The picture is used for a variety of scams, Facebook spammers to start with. Their goal is to get as many Facebook likes as possible for their pages, which are called "like-farming scams". Followers are used later for other nefarious uses and sold to marketing firms. This Scam Of The Week focuses on the tactic “1share = 1prayer” which tricks people into sharing the post.
Ashley Madison Extortion
Unfortunately, your data was leaked in the recent hacking of Ashley Madison and this is a message you could recieve: "I now have your information. If you would like to prevent me from finding and sharing this information with your significant other send exactly 1.0000001 Bitcoins (approximate value is $225) to the following address: 1B8eH7HR87vbVbMzX4gk9nYyus3KnXs4Ez. Sending the wrong amount means I won't know it's you who paid. You have seven days from receipt of this email to send the BTC [bitcoins]. If you need help locating a place to purchase BTC, you can start here....."
Business email compromise
There is a 270 percent spike in victims and cash losses caused by a skyrocketing scam in which cyber criminals spoof emails from executives at a victim organization in a bid to execute unauthorized international wire transfers. According to the new FBI report, thieves stole nearly $750 million in such scams from more than 7,000 victim companies in the U.S. between October 2013 and August 2015. In January 2015, the FBI released stats showing that between Oct. 1, 2013 and Dec. 1, 2014, some 1,198 companies lost a total of $179 million in business e-mail compromise (BEC) scams, (also known as “CEO fraud”).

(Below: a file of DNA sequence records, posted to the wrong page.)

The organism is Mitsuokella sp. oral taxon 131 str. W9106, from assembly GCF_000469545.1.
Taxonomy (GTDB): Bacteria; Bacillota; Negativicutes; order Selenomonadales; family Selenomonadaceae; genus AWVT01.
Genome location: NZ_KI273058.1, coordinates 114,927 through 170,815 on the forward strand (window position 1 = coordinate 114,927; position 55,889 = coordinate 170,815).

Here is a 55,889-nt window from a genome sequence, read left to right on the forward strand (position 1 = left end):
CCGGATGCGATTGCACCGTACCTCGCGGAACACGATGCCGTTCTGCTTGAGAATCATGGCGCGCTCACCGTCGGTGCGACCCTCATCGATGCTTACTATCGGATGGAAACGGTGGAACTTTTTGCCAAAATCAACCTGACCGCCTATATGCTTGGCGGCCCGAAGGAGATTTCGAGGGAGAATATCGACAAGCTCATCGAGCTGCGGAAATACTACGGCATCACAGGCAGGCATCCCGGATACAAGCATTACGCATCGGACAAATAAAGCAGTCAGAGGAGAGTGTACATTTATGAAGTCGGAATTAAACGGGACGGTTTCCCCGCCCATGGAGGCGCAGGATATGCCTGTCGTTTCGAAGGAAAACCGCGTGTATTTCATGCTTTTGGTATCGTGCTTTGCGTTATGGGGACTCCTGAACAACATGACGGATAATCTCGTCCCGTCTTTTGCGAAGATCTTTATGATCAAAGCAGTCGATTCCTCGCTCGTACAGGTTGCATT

The figures show an incredible 270 percent increase in identified victims and exposed losses. Taking into account international victims, the losses from BEC scams total more than $1.2 billion, according to an FBI report.
There is a clear pattern you need to watch out for. It often begins with the scammers phishing an executive, dropping a Trojan, and gaining 24/7 access to that individual’s inbox. Then they research the organization and monitor the email account for months until the right circumstances arrive, then they pounce. They spoof the CEO's address and send messages to employees in accounting from a look-alike domain name that is one or two letters off from the target company’s true domain name.